Roth IRAs, on the other hand, are more lax. You can contribute for as long as you like, and you don’t have to touch a cent until you want to. When you do dip into the funds, there are no rules about how much you have to take. So if you’re not sure how late in life you’ll need to work, a Roth IRA may be best for you.


A Roth IRA is also best for people who plan on having alternate streams of income, such as pensions or real estate investments. They can dip into the funds as necessary, or keep the money earning interest in the IRA.


If your career is uncertain, or you are simply worried that you may need the money later, a Roth is a good fit. With this type of IRA, you can withdraw any and all contributions without any penalties or taxes. (However, if you also withdraw the profits, they will be subject to taxes and to a 10% penalty.)


Finally – and perhaps most importantly – Roth qualified disbursements (taken out under proper conditions) are not taxable income. See, you already paid taxes on this money, before you put it into the Roth IRA. So any profits are completely tax free. This allows you to stay in a low tax bracket, even in retirement, but still have some financial help beyond Social Security.


While there are many benefits to a Roth IRA, it’s important to note one major drawback: There are no immediate tax benefits for contributing to a Roth IRA. Your taxable income won’t be lowered, and you get no tax deductions. So if you are looking to decrease your present tax burden, this is not the IRA for you.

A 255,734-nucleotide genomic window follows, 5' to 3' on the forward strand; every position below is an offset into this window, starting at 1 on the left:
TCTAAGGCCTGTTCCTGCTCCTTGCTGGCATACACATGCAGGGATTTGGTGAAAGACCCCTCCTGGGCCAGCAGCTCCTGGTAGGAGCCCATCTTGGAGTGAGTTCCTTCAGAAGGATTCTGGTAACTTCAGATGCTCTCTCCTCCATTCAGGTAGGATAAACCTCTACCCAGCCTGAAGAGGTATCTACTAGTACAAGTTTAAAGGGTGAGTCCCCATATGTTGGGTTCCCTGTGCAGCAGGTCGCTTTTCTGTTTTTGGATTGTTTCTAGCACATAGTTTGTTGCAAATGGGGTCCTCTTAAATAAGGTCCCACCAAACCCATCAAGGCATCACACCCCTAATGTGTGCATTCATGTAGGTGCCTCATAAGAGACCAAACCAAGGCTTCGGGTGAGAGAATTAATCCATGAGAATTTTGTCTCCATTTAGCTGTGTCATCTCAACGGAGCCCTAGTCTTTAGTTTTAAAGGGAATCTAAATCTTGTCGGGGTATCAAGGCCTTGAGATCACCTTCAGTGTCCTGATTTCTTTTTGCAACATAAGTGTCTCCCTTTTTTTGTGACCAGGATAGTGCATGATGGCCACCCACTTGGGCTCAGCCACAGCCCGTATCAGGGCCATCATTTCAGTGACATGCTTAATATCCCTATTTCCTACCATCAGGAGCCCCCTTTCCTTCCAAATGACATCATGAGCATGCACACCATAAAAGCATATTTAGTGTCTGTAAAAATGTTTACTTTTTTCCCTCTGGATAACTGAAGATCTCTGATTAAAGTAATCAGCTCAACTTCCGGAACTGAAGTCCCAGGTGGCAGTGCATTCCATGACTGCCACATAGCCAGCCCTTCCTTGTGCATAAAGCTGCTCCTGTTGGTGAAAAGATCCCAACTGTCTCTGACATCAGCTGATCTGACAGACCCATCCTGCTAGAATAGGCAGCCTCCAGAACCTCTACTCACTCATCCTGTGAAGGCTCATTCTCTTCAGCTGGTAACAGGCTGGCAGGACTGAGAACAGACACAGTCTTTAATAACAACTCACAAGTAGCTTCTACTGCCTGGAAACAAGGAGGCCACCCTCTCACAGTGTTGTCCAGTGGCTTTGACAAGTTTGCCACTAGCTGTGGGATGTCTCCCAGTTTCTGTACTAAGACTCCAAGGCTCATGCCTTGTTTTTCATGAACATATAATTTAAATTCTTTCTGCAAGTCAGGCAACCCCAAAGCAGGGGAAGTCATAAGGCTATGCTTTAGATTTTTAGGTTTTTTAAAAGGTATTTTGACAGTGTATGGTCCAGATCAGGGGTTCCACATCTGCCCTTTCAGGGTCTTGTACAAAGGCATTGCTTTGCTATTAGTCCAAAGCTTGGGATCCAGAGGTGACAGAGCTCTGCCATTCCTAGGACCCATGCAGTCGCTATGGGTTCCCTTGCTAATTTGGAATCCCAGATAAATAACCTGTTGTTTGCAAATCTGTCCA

The traditional IRA postpones taxation until the person is retired and, presumably, in a lower tax bracket. If, however, you already pay a low amount of taxes, it makes more sense for you to use a Roth IRA. You pay taxes now, and get tax-free profits later.



All in all, a Roth IRA works best for people who:

• Have lower incomes (unmarried people, single-income families)
• Have plenty of tax deductions already
• Want access to their contributions, if needed
• Want to (or have to) work later in life than 70 ½
• Start saving for retirement later in life
• Prefer to let their profits grow tax free




What did we learn today?


So which category did you fall under? Are you clear which IRA will benefit you most? If you're still not sure, review your last few tax returns (and your goals for the future) and you should have a fairly simple choice on your hands.


Once you've decided which one works best for you, go find a brokerage firm or bank and start an IRA. Now. Even if it’s only $20 a week.

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4 Comments:

Blogger Momthing1 said...

You've got a lot of great information here, but a few things jump out at me:

You state "If you go with a traditional IRA, your company will already have a brokerage firm selected." Actually, your company (meaning employer?) has nothing to do with selecting your brokerage firm. IRAs are not employer plans, they are Individual Retirement Arrangements, meaning individuals make their own arrangements.


You state "Also, remember that you can get your IRA through your bank.
That's what my husband and I did."
Yes, you can choose this, but you don't want to choose this. A bank is either going to sell you high commission products with very high expense ratios, or they are going to give you a CD with a non-competitive rate. Either way, you lose. Stick with reputable no-load companies, such as Vanguard, Fidelity, or T. Rowe Price. Vanguard in particular has extremely low-cost high-quality mutual funds, as well as a full service brokerage where you can buy, among other things, high yielding CDs, individual bonds, etfs, and/or any mutual fund you please. Paying one-tenth at Vanguard what you will pay at your bank (no exaggeration!) means you wind up with more money for yourself, which is the whole idea behind saving for your retirement.